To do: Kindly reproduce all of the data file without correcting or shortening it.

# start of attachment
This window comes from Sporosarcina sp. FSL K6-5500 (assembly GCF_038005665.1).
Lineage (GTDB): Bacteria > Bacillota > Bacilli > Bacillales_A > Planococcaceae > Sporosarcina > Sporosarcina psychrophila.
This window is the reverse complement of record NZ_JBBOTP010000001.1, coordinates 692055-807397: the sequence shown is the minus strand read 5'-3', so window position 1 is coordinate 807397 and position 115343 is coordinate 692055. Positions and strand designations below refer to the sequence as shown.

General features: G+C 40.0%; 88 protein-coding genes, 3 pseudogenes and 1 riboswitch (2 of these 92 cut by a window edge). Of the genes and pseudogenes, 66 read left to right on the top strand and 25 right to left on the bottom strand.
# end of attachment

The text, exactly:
This window comes from Sporosarcina sp. FSL K6-5500 (assembly GCF_038005665.1).
Lineage (GTDB): Bacteria > Bacillota > Bacilli > Bacillales_A > Planococcaceae > Sporosarcina > Sporosarcina psychrophila.
This window is the reverse complement of record NZ_JBBOTP010000001.1, coordinates 692055-807397: the sequence shown is the minus strand read 5'-3', so window position 1 is coordinate 807397 and position 115343 is coordinate 692055. Positions and strand designations below refer to the sequence as shown.

General features: G+C 40.0%; 88 protein-coding genes, 3 pseudogenes and 1 riboswitch (2 of these 92 cut by a window edge). Of the genes and pseudogenes, 66 read left to right on the top strand and 25 right to left on the bottom strand.